Review: Analogue: A Hate Story

This boxart is pretty disarming when it comes to the actual plot.
Analogue: A Hate Story is available on Steam.

When Christine Love burst onto the Indie Game scene in 2010, she never expected to actually become a game designer. “I always thought I was going to be, like, a novelist” she said in a later interview, “…[supporting] myself doing some shitty programming 9-to-5 job while I worked towards getting published.” Her most recent release, the visual novel Analogue: A Hate Story, is a great reason as to why the gaming community should be excited about acquiring her talent. Love pushed narrative boundaries in her previous games, but with Analogue her writing technique and ability to craft a captivating story within the minds of her players have exceeded beyond most comparative games.

Analogue finds humanity stretching out into space and sending generation ships to navigate amongst the stars. The player takes the role of a contractor sent to investigate one of those ships, the recently found Mugunghwa, six hundred and twenty-two years after it lost contact with Earth. The player finds the ship devoid of all life save for the Artificial Intelligence systems, who assist the player in sifting through the diaries and letters of the previous occupants. It is quickly discovered that the women had been subjugated by the male members of the ship’s society, a literal Patriarchy in space.

Many Indie games might attempt a story like this with the subtlety of a nuclear bomb, reducing all of its characters to caricatures in pursuit of beating THE MESSAGE over the head of the player. It is a testament to Love’s ability as a writer and the nature of storytelling in Analogue that most (if not all) of the characters in the game come off as sympathetic and human. The method of pulling up their private letters and diaries, reading them, and then receiving commentary from the ship’s AI (which is itself established early on as a biased entity) places the responsibility of critically examining larger themes and ideas on the player, thus making any conclusions drawn from those examinations feel less forced or regurgitated. It also helps that Love seems more concerned with exposing characters’ complicity within their own social structure than berating them for it. As she stated in another interview, “Nobody ever just wakes up one day and says ‘yeah, I hate women, I wish we’d stop letting them read.'”

Easily the least interesting part of the game.
A preview of the puzzle to come.

Narrative aside, Analogue is far from perfect. Western gamers not familiar with the visual novel genre may find themselves at a loss as to what makes Analogue a game, precisely. Most visual novels adopt puzzle mechanics or multiple endings in order to encourage replay; Analogue attempts both in a less than satisfactory way. The sole (singular, lone, solitary, etc. etc.) “gameplay” puzzle feels arbitrary and more like an interruption than a natural extension of the plot. Players may find themselves equally frustrated by the skills required in order to advance past the puzzle, as these skills were in no way required up to that point and had not been introduced as relevant. Furthermore, because the game is so reliant on primary sources as a method of telling its story, there is virtually no variation on the major plot itself and most of the “multiple endings” come down to a decision at the very end. While it is impossible to get every primary source in one playthrough, only the most devoted players will feel the need for a second.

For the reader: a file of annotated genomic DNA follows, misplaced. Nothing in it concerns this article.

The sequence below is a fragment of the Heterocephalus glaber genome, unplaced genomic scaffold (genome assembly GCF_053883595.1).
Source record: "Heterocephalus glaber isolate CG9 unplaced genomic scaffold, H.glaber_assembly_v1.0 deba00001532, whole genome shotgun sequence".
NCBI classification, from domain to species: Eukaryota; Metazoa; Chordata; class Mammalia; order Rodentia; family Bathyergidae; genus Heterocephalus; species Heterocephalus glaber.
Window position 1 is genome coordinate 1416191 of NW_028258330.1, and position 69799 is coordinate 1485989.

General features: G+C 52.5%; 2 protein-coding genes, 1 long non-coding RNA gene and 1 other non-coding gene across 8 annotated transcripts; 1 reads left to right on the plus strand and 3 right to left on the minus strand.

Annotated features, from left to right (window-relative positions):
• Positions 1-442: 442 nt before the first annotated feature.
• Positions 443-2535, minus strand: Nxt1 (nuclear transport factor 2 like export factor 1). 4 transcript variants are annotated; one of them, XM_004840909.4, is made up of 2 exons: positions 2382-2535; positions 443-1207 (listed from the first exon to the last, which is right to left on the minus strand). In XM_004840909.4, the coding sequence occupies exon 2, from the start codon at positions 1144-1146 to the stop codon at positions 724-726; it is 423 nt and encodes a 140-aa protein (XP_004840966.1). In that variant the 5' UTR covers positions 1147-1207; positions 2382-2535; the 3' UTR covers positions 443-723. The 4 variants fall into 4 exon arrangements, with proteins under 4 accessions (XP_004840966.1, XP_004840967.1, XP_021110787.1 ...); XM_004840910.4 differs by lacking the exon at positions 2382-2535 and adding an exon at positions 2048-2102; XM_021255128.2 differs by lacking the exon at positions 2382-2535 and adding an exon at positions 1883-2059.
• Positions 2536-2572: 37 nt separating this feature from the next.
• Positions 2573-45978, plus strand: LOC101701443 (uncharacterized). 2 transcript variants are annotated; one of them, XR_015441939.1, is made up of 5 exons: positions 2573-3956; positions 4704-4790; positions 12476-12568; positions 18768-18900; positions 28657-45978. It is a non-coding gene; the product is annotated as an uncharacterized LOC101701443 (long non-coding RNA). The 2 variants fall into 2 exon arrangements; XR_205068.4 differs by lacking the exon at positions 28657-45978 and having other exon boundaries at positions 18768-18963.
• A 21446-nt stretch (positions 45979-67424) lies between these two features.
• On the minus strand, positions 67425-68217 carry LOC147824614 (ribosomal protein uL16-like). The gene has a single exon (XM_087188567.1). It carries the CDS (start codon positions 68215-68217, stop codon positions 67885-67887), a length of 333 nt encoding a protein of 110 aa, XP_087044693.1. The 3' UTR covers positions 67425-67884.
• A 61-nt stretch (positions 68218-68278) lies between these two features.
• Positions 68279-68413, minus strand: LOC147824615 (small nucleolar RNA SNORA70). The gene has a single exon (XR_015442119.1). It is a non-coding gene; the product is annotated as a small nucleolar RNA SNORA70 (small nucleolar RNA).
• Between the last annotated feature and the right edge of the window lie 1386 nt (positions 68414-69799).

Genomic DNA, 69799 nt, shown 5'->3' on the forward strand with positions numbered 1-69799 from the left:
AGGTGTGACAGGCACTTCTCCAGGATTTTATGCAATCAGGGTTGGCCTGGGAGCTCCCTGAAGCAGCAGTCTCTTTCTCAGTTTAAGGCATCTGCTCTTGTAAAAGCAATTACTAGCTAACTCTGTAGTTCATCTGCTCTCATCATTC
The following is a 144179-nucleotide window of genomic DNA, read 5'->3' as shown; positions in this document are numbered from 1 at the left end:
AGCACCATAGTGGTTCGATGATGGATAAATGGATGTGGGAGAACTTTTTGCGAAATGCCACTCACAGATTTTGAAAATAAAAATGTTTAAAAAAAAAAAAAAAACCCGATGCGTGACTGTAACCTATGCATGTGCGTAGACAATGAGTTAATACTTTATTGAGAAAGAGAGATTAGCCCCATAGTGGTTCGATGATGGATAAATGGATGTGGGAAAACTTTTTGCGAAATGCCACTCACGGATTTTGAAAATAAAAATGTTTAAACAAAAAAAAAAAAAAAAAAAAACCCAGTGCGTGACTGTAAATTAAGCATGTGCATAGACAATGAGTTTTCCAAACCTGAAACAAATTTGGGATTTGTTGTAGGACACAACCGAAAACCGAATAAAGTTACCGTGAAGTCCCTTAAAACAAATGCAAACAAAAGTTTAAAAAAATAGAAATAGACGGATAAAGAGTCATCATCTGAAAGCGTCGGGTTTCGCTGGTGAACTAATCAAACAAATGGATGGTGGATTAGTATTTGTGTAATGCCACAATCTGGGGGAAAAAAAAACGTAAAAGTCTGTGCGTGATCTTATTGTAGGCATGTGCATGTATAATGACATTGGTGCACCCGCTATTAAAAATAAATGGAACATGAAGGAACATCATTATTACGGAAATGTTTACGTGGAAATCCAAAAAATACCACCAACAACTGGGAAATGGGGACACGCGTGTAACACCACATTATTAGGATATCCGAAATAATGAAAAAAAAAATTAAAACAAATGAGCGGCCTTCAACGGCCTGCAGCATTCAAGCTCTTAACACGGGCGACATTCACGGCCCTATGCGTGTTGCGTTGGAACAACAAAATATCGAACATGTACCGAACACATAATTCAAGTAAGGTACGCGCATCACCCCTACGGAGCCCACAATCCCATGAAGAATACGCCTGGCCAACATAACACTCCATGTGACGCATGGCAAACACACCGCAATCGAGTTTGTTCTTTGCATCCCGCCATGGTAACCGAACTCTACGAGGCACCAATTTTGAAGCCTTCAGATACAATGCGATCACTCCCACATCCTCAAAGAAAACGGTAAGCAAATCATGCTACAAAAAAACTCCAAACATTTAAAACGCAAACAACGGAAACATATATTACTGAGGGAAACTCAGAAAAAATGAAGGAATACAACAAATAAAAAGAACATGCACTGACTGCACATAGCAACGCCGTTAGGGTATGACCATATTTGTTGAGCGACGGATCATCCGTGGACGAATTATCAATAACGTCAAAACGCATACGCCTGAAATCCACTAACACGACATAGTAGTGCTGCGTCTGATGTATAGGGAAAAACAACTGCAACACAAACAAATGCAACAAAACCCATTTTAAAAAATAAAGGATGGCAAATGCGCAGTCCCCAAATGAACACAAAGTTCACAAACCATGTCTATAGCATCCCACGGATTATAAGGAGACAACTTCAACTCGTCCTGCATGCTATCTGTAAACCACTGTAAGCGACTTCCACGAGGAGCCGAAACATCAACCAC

'You're being dishonest' or 'You look good.' It's the like the game looked into my brain during discussions with my own girlfriend!
Most of the game’s choices come in the form of discussion with the AI.

Players will not find joy in the mechanical or ludological elements of Analogue: A Hate Story, but in the experiences they have investigating the mystery aboard the Mugunghwa. Pulling up diary entries and consulting with the ship’s AI programs, who in some cases were actors in the events, is always a treat. It creates an air of unreliability in the narrative, one which is only solved by plunging deeper, investigating further, and putting it all together without the help of Analogue’s various narrators. This is a storytelling experience which could only function as a game, as something that could be pieced together at a player’s leisure. All of Love’s writing could have been placed in a book format- but only in a game does the experience of rereading old entries in light of new information feel like a natural progression of story. It is also praise that many of the game’s themes, such as the myth of progress, soak into the writings of the narrators and the environments around them. Nothing feels out of place or set aside for the player’s perusal. This is game-based storytelling at its best.

Analogue: A Hate Story is completing its first year on the Steam store, and a follow up DLC/Sequel has been announced for later this year.

A final note! Lusipurr has demanded that April be the month of harvest- I mean readership…gah…and the reader who brings in the most sou-I mean friends…er…anyway, the reader who brings in the most friends to join our little community will win a game of their choosing! Just tell all of your friends about and ensure that they reference you as their referrer. Now you can get the best of both worlds: asking all of your friends for help ganging up on a poor, defenseless feminist video game reviewer AND a free game!


  1. Thank you for covering lesser known titles like this. I’ll keep an eye for it.

  2. @Epy – Thanks! I’ve been working my way through a lot of my backlog in “lesser-known” titles lately, so I thought this would be a fun game to review.

    If you happen to find a game that you think has slipped under the radar, feel free to throw it my way and I’ll be sure to check it out, if it isn’t already on the pile.

Comments are closed.